We begin by listing some recent Summer Games, including definitions of year, location, and type (which, in this example, is always “Summer”) :

// install

module game["Tokyo 2020"]
    def city = "Tokyo"
    def game_type = "Summer"
    def year = 2021

module game["Rio 2016"]
    def city = "Rio de Janeiro"
    def game_type = "Summer"
    def year = 2016

module game["London 2012"]
    def city = "London"
    def game_type = "Summer"
    def year = 2012

module game["Beijing 2008"]
    def city = "Beijing"
    def game_type = "Summer"
    def year = 2008

module game["Athens 2004"]
    def city = "Athens"
    def game_type = "Summer"
    def year = 2004

As you can see, a module is started with the keyword module and closed with the keyword end.

In our diagram, we can see these are the entities we have created to start building our knowledge graph.

Olympics Knowledge Graph

We can also visualize the entity properties we have defined in a similar way, where we treat the entity property as a special type of edge between the entity and its value.

Olympics Knowledge Graph

We will continue adding data as we go along. Next, we use the same syntax to model the two most recent Winter Games:

// install

module game["PyeongChang 2018"]
    def city = "PyeongChang"
    def game_type = "Winter"
    def year = 2018

module game["Sochi 2014"]
    def city = "Sochi"
    def game_type = "Winter"
    def year = 2014
Olympics Knowledge Graph

So far, we have specified facts about recent Olympic Games, organized these as modules, and defined the game entity. Notice once again how we’ve reused game, just as we defined edge multiple times in our simple bubble example. That is, all of the definitions of game are unioned. We’ve specified a collection of game entities, identified by a name such as “Tokyo 2020” or “Athens 2004”.


Next, we create a module for athletes. This module includes definitions of names and sports for each athlete. Although in the real world, there are thousands of Olympic athletes, for illustration purposes, we’re going to use a short list. Again, the Rel module syntax helps us organize our thinking around modeling with entities expressed in easy-to-recognize blocks.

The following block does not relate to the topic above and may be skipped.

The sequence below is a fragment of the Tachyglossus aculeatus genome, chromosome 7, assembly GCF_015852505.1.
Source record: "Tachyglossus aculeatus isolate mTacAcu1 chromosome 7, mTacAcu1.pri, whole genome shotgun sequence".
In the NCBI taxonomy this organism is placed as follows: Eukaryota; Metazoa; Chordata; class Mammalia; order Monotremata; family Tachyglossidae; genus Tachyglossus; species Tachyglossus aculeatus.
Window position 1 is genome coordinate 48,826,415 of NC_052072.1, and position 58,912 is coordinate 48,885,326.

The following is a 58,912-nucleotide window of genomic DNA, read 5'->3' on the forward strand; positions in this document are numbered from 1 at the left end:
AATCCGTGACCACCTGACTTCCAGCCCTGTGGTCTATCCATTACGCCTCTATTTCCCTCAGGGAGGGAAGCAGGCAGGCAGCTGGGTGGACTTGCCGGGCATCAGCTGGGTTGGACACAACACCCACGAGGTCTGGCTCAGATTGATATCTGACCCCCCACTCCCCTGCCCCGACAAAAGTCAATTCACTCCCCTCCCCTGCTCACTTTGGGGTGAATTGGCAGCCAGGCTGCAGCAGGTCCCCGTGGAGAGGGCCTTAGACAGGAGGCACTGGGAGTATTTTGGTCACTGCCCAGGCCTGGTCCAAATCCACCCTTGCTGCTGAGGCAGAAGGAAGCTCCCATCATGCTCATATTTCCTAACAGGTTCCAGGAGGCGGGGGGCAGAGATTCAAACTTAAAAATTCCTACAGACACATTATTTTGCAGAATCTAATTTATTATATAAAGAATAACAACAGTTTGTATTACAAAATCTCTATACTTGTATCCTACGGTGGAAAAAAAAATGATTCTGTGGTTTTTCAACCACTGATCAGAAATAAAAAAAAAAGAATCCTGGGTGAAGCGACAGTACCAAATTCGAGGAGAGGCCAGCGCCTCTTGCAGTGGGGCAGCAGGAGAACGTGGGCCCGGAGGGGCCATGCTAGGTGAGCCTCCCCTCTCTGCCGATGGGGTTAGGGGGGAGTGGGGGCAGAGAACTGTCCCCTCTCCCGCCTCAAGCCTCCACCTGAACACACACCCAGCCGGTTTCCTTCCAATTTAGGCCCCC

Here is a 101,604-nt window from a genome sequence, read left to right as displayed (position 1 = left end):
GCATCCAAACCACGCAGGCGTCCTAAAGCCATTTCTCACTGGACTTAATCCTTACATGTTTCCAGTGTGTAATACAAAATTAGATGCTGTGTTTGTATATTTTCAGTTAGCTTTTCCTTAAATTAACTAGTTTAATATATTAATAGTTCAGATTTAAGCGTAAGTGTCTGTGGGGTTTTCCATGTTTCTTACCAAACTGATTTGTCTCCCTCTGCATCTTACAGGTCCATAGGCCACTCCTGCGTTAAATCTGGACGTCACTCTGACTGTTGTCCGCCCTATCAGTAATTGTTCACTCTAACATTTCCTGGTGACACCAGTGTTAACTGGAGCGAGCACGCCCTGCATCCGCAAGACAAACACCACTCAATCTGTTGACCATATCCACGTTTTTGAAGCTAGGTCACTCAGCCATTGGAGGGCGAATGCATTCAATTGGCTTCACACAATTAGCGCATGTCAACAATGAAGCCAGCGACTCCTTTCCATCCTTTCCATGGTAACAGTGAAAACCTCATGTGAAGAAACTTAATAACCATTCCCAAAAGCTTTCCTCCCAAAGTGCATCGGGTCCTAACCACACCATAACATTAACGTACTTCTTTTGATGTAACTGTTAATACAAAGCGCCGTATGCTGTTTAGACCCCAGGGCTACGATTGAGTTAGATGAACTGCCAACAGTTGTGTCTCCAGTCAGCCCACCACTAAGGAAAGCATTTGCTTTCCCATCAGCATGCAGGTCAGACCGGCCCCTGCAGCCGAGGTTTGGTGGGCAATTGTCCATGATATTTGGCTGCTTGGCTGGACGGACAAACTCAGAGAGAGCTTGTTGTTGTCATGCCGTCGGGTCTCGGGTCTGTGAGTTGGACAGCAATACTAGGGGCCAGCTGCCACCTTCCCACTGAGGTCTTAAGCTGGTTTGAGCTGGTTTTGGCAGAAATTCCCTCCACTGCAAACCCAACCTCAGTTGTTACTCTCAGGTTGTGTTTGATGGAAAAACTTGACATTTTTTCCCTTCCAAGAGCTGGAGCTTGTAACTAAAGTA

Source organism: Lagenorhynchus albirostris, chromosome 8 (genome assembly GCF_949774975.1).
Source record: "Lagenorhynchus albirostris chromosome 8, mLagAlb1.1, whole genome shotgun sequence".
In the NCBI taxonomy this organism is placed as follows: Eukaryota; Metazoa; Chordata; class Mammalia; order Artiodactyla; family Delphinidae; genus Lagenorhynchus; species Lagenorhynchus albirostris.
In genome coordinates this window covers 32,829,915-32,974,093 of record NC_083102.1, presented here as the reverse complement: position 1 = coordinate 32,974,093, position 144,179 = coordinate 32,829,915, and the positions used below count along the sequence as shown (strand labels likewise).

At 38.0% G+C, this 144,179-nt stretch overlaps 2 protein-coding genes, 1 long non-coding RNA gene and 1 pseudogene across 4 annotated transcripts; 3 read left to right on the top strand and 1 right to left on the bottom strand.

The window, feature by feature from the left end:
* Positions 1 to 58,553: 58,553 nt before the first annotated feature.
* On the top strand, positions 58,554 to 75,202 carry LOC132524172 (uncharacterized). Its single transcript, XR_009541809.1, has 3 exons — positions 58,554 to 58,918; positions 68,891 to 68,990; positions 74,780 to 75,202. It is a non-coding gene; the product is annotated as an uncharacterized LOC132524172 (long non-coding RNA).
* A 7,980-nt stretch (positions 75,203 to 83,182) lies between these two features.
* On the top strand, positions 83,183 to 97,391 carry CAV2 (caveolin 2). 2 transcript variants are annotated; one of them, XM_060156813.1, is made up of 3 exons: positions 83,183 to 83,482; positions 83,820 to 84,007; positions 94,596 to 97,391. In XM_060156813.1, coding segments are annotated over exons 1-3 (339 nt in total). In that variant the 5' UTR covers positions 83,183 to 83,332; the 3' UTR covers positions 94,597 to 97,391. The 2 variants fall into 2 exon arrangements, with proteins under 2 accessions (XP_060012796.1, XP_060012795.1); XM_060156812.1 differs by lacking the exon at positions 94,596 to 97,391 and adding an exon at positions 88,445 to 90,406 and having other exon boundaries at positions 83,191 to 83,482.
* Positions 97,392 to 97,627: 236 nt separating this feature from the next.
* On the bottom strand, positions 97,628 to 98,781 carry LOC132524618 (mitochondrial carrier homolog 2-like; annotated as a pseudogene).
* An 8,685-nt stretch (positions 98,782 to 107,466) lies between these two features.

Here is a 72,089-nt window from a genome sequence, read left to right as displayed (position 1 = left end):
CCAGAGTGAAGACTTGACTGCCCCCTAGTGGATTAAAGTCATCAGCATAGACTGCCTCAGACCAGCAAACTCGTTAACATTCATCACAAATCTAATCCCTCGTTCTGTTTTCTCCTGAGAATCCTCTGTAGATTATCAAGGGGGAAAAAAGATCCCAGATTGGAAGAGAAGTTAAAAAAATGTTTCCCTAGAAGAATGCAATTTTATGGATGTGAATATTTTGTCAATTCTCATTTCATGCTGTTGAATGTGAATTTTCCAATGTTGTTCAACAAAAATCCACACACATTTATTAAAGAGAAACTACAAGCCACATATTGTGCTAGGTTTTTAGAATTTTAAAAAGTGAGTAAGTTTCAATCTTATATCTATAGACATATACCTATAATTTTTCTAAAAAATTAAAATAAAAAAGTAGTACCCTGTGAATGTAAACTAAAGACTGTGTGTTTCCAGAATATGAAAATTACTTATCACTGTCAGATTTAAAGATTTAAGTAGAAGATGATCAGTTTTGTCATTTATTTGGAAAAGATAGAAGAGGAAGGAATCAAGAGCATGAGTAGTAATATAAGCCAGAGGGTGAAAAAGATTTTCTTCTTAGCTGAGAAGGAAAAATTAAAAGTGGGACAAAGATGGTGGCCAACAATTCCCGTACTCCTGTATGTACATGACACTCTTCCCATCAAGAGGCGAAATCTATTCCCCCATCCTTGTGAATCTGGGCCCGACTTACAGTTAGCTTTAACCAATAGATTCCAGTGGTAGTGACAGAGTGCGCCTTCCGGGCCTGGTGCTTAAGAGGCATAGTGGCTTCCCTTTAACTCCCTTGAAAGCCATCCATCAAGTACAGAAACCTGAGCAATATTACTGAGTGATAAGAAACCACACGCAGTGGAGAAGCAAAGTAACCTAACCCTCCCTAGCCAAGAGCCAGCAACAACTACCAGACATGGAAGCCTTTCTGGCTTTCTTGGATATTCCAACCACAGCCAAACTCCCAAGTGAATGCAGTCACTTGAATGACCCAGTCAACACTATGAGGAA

// install

module athlete["Allyson Felix"]
    def name = "Allyson Michelle Felix"
    def sport = "Athletics"

module athlete["Eddy Alvarez"]
    def name = "Eduardo Cortes Alvarez"
    def sport = {"Baseball"; "Short track speed skating"}

module athlete["Tom Daley"]
    def name = "Thomas Robert Daley"
    def sport = "Diving"

module athlete["Simone Biles"]
    def name = "Simone Arianne Biles"
    def sport = "Gymnastics"

We can see that our knowledge graph is growing as we define more and more entities. We’ve specified facts for two entities: game (purple nodes) and athlete (green nodes).

Olympics Knowledge Graph

Some athletes may play in multiple sports. Eddy Alvarez, for example, competed in both baseball and short track speed skating. But this fact doesn’t change how we specify the attribute sport. In the case of athletes who have competed in multiple sports, we can use the operator ; to enter multiple values and the {} to group these values in a collection.


Now we have defined all our entities, we want to model athlete participation in Olympic Games as this is the relationship we are interested in. To do so, we write a relation called participated_in that captures athlete participation. This relation creates the edges in our knowledge graph that connect athlete nodes with the relevant Olympic Game nodes. Once again, we use the operator ; to enter multiple values and the {} to group these values in a collection.